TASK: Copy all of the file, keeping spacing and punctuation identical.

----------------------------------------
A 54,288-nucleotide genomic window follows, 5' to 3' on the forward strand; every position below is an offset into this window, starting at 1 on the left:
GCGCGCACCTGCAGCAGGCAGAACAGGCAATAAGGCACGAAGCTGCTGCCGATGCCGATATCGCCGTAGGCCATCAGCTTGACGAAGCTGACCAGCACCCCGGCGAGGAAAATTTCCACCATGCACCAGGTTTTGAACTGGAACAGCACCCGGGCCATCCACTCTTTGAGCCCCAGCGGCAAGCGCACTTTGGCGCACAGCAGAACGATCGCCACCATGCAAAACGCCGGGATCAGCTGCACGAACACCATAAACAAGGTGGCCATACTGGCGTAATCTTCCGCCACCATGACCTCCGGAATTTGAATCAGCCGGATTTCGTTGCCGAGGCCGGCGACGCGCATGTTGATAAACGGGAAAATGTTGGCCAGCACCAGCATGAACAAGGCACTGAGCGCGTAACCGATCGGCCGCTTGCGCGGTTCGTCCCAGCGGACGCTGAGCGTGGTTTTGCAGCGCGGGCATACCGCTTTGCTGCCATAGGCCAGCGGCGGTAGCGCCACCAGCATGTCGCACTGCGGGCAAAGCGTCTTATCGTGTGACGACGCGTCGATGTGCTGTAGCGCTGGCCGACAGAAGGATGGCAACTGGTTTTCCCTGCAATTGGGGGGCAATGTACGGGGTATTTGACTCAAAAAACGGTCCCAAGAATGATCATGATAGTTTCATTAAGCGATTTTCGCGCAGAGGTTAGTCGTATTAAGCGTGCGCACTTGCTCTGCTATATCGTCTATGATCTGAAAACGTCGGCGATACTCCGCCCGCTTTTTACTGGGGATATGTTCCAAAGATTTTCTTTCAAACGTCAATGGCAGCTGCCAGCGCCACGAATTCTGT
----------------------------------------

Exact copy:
A 54,288-nucleotide genomic window follows, 5' to 3' on the forward strand; every position below is an offset into this window, starting at 1 on the left:
GCGCGCACCTGCAGCAGGCAGAACAGGCAATAAGGCACGAAGCTGCTGCCGATGCCGATATCGCCGTAGGCCATCAGCTTGACGAAGCTGACCAGCACCCCGGCGAGGAAAATTTCCACCATGCACCAGGTTTTGAACTGGAACAGCACCCGGGCCATCCACTCTTTGAGCCCCAGCGGCAAGCGCACTTTGGCGCACAGCAGAACGATCGCCACCATGCAAAACGCCGGGATCAGCTGCACGAACACCATAAACAAGGTGGCCATACTGGCGTAATCTTCCGCCACCATGACCTCCGGAATTTGAATCAGCCGGATTTCGTTGCCGAGGCCGGCGACGCGCATGTTGATAAACGGGAAAATGTTGGCCAGCACCAGCATGAACAAGGCACTGAGCGCGTAACCGATCGGCCGCTTGCGCGGTTCGTCCCAGCGGACGCTGAGCGTGGTTTTGCAGCGCGGGCATACCGCTTTGCTGCCATAGGCCAGCGGCGGTAGCGCCACCAGCATGTCGCACTGCGGGCAAAGCGTCTTATCGTGTGACGACGCGTCGATGTGCTGTAGCGCTGGCCGACAGAAGGATGGCAACTGGTTTTCCCTGCAATTGGGGGGCAATGTACGGGGTATTTGACTCAAAAAACGGTCCCAAGAATGATCATGATAGTTTCATTAAGCGATTTTCGCGCAGAGGTTAGTCGTATTAAGCGTGCGCACTTGCTCTGCTATATCGTCTATGATCTGAAAACGTCGGCGATACTCCGCCCGCTTTTTACTGGGGATATGTTCCAAAGATTTTCTTTCAAACGTCAATGGCAGCTGCCAGCGCCACGAATTCTGT